Diver finds 900-year-old crusader sword off Israel coast

WION Web Team
New DelhiUpdated: Oct 20, 2021, 06:25 PM IST
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A picture taken on October 19, 2021, shows an ancient one-meter-long sword that experts say dates back to the Crusader-era and is believed to have belonged to a Crusader, displayed at the beach in the Israeli seaport of Caesarea, some days after being discovered by a local diver. Photograph:(AFP)

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The crusader sword is believed to have been surfaced due to shifting sands. From the size of the sword, experts say that the warrior who wielded it was strongly built

Imagine you are just taking a dive in the sea. You have nothing in mind other than just taking a casual dip and forget your worries a little. And suddenly, out of nowhere, you find a piece of what appears to be a sword. You take it out, show it to experts and it turns out to be a 900-year-old artefact.

A similar thing happened to one Shlomi Katzin as he took a dip in shallow waters off the coast of Haifa in Israel.

The sword Shomi found turned out to be a 900 years old weapon used by a warrior during Crusades.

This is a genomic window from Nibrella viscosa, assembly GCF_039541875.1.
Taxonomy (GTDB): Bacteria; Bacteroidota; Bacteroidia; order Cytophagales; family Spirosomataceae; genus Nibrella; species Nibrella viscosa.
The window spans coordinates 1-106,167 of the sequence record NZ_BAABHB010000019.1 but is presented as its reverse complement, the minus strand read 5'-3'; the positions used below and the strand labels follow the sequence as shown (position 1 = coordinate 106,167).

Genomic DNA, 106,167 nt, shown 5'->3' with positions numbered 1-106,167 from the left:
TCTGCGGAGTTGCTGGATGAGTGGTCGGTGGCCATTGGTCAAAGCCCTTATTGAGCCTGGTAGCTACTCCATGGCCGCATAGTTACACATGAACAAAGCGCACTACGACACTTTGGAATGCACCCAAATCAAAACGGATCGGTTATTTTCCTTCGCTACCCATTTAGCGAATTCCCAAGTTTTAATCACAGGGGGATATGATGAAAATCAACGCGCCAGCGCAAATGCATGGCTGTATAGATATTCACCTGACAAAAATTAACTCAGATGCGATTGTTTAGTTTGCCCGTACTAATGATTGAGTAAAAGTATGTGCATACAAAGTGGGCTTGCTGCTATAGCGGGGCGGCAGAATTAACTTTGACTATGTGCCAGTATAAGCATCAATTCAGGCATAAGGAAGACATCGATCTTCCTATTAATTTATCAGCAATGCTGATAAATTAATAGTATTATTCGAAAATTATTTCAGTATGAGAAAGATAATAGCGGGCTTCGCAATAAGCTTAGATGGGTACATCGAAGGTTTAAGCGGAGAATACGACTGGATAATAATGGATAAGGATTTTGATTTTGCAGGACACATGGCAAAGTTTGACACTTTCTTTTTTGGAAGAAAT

Crusader sword

(Jacob Sharvit of the Israel Antiquities Authority displays the sword)

The Crusades were series of conflicts between Christians and Muslim forces over the control of Jerusalem and other parts of the Holy Land. The conflict, which began in 1095 and lasted for centuries, saw European Christian warriors travelling to Middle East/ West Asia to battle with the Muslim forces.

The sword, it is believed, resurfaced due to shifting sands. The sword is about one metre long, something that signifies that the warrior wielding it was physically strong. When found, the sword was covered in sea organisms.

The Israel Antiques Authority (IAA) has been quoted in media reports as saying that the sword would be cleaned, analysed and will be put on public display.

The IAA said the Carmel coast area where the sword was found was used through the centuries by ships seeking shelter from storms due to its many coves, leaving various "rich archaeological finds".

(With inputs from agencies)